How Long Do Shots Last? 2019-10-18T18:48:53-04:00

How long are shots good for? How far apart do I need to get each shot in a series?

The following is a list of travel vaccinations and “routine” vaccinations that are often administered at travel medicine consultations at my New York travel medicine clinic. In nearly every case, there are occasional exceptions to these details. Also note: this information pertains to adults only and does not include vaccines that are rarely administered for travel abroad, including HPV, Meningitis B, Shingles, and others.

Vaccines that usually last a lifetime:

  • Chicken pox: 2 shots, 1 month apart.
  • Hepatitis A and B: A: 2 shots, 6 months apart. B: 3 shots 0, 1, and 6 months.
  • Heplisav-B: 2 shots, 1 month apart
  • MMR: 2 shots 1 month apart.
  • Polio booster: 1 shot. May need booster again if high-risk or required.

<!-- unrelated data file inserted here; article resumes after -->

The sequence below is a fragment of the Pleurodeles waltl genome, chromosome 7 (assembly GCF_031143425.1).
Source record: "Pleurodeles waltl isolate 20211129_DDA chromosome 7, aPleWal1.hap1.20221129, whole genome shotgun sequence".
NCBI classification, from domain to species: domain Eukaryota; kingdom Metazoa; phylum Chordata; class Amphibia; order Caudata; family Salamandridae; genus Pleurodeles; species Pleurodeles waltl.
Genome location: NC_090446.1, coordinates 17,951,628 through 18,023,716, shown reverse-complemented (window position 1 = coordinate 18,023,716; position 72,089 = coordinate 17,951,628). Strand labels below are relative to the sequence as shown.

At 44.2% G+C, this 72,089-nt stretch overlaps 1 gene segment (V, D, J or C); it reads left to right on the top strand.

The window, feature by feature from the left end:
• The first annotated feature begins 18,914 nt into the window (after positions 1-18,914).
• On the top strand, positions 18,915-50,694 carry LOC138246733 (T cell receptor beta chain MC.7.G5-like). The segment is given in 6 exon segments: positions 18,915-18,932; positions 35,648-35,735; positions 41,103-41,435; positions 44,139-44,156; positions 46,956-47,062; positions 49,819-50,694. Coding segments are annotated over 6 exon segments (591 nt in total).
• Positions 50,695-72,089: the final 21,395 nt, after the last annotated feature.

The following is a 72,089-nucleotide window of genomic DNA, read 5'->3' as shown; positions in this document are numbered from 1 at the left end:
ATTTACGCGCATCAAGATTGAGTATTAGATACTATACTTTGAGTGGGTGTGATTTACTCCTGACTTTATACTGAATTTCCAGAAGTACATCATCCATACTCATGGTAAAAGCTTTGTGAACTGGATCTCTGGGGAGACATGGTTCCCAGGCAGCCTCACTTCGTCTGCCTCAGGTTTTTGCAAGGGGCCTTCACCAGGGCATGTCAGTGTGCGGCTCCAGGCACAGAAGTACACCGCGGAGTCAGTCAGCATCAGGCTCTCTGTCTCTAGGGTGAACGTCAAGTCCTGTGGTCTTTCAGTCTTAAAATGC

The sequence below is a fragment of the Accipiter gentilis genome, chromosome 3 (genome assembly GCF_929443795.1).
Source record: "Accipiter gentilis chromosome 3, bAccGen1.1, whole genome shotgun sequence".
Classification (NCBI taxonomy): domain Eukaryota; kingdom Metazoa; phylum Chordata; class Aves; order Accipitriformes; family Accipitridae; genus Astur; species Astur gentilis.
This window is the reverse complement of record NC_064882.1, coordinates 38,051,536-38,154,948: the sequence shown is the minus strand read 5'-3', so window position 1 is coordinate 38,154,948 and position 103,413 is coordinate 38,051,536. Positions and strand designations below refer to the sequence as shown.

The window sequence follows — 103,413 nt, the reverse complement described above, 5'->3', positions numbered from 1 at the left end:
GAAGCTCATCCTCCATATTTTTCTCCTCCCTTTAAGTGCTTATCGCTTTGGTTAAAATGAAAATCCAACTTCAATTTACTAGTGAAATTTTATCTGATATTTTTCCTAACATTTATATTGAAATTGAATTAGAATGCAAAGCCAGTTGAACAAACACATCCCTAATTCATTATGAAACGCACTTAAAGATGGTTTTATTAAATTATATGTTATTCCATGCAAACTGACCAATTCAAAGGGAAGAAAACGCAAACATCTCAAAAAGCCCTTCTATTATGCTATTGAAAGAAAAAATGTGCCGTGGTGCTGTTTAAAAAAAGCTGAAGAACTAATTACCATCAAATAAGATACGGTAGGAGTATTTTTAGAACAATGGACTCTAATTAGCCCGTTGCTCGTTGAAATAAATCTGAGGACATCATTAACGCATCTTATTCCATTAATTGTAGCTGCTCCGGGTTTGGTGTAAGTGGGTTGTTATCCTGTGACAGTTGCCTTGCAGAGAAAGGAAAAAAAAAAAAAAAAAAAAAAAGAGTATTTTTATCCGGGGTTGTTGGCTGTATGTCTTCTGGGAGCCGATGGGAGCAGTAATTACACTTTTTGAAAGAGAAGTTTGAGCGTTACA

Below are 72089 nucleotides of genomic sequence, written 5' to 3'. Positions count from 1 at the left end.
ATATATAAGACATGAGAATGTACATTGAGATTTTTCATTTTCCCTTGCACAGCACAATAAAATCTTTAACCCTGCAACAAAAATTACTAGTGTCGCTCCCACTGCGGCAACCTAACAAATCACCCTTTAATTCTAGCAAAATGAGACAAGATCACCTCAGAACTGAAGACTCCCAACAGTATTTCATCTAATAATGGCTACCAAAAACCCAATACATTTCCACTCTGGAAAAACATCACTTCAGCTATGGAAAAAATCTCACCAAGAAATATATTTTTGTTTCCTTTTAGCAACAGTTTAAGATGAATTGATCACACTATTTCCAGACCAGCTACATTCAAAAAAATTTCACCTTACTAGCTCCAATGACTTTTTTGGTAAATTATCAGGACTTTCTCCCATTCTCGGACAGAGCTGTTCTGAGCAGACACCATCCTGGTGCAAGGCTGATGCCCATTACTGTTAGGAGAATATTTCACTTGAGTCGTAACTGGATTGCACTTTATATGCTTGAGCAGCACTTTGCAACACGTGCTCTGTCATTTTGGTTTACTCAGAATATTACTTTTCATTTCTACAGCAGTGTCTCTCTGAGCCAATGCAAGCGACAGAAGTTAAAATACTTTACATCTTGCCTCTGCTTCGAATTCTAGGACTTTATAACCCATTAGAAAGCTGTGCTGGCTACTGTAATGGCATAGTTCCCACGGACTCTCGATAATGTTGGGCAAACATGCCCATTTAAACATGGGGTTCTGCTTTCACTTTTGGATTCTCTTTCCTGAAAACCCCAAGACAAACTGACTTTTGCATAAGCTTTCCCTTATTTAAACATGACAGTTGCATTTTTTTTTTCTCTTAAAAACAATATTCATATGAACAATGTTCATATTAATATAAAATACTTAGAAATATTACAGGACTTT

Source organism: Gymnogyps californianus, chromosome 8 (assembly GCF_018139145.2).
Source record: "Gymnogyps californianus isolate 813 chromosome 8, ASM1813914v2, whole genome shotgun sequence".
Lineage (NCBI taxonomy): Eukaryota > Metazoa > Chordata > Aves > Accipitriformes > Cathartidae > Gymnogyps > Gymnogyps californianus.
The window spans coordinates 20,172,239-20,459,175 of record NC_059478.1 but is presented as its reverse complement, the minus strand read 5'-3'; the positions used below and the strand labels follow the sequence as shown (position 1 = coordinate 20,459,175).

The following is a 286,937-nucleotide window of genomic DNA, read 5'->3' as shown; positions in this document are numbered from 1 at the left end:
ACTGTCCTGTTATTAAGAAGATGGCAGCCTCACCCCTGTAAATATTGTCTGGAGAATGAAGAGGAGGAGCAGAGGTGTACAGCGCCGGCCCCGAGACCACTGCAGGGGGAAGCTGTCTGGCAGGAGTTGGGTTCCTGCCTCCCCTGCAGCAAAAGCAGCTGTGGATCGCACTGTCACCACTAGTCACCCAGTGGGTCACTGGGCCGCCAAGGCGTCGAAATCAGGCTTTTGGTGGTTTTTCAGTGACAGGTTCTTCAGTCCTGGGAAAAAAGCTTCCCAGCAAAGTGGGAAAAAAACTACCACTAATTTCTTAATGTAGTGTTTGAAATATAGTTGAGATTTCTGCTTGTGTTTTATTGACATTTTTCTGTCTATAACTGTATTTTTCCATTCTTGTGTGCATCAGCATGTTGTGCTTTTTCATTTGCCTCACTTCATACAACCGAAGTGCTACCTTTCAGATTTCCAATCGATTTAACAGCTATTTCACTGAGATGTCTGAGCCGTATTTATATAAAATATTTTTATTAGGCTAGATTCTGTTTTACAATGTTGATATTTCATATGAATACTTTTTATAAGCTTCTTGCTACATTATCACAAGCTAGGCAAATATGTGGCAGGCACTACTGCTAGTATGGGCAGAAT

• Rabies: 3 shots (if given before trip) Day 0, Day 7, and day 21-28.
  • Pneumonia: 1 shot.
  • Prevnar 13 (Pneumonia): 1 shot.

Last 10 Years:

  • Tdap/Tetanus: 1 shot.
  • Yellow Fever: 1 shot. As per the World Health Organization, this is good for a lifetime*

Last 5 years or less:

  • Meningitis: 1 shot = 5 years, then booster if re-exposure.
  • Typhoid: 1 shot (or pills). Vaccine = 2 years, pills = 5 years.
  • Japanese Encephalitis: 2 shots, 1 month apart (or 1 week in adults) = 1 year,
    then one booster if re-exposure.
  • Cholera: Oral liquid (at least 6 months, possibly up to 2-3 years. Recommendations pending as of May, 2019).

Last 1 year (one season):

  • Influenza (“Flu”)

For a list of what vaccines we carry at our Manhattan office and a link to further information on each vaccine, please click HERE.

*Yellow Fever Vaccine may still be required every 10 years for entrance into some countries and in some high-risk exposure situations.

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